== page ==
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Olowe of Ise
Nigerian, (ca. 1875 - ca. 1938)

Veranda Post, 1910-1914
Yoruba Sculpture; Made in Nigeria
Wood, paint
56 in. x 132 in. x 10 in. (142.24 cm x 335.28 cm x 25.4 cm), maximum

Marion Stratton Gould Fund,  71.13

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About the Object

A royal wife stands with her hands resting on the heads of her twin daughters who hold their breasts in a Yoruba gesture of greeting, devotion and humility.  This post was carved to decorate a courtyard veranda in the palace of the Ogoga of Ikere, one of the kings of Yorubaland.  The courtyard served as an official area where the king received important visitors and conducted affairs of state.  It was important that he show off his wealth, power and sophistication in this space.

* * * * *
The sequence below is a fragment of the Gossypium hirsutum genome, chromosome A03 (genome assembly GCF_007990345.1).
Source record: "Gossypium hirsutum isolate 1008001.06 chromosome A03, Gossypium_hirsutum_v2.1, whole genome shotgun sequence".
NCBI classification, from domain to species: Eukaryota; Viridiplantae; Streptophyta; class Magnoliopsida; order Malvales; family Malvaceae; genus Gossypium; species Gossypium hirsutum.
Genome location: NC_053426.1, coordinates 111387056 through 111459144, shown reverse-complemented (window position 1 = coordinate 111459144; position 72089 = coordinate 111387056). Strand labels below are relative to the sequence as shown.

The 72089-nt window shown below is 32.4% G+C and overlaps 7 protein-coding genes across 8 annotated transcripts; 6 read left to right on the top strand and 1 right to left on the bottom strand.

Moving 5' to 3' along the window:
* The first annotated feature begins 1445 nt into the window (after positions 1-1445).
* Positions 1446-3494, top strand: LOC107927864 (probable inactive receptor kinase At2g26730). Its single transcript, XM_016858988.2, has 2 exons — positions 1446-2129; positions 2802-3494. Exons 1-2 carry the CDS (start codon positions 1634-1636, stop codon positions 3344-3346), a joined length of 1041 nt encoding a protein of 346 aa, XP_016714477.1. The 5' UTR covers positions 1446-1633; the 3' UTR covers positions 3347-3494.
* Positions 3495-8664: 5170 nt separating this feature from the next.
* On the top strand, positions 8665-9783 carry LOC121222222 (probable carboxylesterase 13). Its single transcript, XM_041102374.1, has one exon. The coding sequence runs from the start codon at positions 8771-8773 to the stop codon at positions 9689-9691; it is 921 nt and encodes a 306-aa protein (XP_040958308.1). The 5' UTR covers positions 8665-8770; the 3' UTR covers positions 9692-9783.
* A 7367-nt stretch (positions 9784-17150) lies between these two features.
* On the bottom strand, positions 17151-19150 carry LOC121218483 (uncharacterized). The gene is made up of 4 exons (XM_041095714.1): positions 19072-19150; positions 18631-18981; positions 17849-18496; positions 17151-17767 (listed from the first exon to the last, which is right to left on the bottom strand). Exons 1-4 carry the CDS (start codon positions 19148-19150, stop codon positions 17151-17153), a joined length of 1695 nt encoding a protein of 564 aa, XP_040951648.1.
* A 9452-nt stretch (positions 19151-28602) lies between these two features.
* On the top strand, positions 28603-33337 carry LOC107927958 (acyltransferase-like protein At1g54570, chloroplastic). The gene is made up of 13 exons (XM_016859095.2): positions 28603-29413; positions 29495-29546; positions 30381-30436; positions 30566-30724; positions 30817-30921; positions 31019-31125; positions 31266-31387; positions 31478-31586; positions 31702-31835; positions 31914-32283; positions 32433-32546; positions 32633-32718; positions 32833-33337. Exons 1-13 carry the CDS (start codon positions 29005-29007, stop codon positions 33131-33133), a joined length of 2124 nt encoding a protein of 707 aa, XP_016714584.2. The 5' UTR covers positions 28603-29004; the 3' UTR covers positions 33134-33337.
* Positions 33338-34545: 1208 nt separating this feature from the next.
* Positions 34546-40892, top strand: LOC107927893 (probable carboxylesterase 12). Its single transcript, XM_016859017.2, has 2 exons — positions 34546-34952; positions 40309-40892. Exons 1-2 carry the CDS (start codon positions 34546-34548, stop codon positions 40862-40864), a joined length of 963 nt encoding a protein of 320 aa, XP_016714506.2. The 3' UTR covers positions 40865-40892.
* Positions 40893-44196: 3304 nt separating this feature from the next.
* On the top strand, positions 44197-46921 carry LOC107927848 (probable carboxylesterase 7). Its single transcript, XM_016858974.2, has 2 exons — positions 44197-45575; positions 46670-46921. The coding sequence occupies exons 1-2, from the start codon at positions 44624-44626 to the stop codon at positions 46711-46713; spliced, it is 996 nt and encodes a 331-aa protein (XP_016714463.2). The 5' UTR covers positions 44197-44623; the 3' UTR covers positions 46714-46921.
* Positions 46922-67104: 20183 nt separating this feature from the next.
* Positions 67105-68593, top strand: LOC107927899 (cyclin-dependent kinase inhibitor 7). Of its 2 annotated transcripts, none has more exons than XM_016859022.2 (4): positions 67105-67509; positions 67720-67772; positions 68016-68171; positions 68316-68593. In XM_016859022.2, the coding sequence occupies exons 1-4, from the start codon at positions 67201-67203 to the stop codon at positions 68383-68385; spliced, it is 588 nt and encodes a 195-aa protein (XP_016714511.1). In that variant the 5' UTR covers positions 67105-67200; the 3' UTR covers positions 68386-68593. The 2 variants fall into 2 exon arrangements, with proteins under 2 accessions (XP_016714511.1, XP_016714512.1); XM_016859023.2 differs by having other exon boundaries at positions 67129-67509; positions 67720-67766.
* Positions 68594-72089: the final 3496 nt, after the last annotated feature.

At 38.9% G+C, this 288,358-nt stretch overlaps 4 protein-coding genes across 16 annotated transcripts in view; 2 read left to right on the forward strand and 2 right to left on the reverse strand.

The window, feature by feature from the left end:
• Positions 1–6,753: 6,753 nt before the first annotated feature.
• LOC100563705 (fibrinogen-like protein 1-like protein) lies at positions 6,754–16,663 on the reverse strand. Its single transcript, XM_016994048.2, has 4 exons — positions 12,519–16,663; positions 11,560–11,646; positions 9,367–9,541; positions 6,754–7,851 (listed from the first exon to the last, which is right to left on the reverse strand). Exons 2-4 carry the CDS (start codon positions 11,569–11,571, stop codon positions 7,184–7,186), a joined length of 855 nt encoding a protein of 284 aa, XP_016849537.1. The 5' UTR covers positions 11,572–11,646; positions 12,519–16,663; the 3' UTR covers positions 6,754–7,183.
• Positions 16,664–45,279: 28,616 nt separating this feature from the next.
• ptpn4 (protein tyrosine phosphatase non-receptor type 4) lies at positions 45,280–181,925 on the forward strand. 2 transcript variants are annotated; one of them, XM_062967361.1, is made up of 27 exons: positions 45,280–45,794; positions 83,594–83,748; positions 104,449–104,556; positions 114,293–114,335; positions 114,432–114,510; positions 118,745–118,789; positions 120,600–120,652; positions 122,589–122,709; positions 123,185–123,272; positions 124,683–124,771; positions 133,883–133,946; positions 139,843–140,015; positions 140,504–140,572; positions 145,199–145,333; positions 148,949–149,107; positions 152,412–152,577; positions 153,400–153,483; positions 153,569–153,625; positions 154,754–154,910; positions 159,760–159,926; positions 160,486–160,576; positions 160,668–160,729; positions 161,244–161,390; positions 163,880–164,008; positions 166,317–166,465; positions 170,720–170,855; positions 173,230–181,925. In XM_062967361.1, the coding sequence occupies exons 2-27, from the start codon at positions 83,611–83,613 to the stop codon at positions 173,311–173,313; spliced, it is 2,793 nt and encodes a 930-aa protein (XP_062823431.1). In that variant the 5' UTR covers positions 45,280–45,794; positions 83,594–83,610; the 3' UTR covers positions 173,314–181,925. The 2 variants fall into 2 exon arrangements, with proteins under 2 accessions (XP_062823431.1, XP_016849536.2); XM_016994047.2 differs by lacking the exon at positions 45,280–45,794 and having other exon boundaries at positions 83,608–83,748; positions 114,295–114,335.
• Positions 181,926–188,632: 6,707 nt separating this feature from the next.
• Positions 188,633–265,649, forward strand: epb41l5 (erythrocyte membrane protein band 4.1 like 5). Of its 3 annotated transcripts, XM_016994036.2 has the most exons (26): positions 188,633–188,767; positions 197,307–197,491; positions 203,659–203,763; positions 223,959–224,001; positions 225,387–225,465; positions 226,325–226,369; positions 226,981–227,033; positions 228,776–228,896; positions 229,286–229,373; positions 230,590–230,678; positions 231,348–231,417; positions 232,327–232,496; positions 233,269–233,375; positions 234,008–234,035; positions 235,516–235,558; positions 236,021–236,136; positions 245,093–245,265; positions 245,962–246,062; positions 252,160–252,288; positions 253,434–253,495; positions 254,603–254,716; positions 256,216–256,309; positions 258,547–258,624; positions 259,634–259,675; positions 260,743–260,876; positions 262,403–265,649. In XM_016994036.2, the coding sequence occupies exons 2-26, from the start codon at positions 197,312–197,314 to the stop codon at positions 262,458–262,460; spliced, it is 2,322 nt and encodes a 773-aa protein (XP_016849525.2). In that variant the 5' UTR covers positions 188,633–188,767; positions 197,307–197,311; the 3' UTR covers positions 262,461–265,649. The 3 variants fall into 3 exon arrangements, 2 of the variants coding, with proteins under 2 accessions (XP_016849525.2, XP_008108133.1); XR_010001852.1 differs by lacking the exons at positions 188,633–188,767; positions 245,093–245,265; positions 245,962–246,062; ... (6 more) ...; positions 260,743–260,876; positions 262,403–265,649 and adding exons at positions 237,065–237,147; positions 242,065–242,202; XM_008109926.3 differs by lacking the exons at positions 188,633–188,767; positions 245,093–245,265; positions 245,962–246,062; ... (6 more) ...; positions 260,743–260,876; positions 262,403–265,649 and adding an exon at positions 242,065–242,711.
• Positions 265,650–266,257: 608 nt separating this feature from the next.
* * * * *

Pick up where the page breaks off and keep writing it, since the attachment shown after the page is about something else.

This veranda post was carved by one of the most renowned sculptors in Africa, Olowe of Ise.  His sculptures were so beautiful that some people believed Olowe harnessed the power of spirits who carved for him.  Elaborate hairstyles and scarification patterns (look at the royal wife’s back) demonstrate Olowe’s technical mastery and reflect Yoruba standards of beauty.  Traces of layered pigments indicate that these were once brightly painted and regularly refurbished.
[Gallery label text, 2009]


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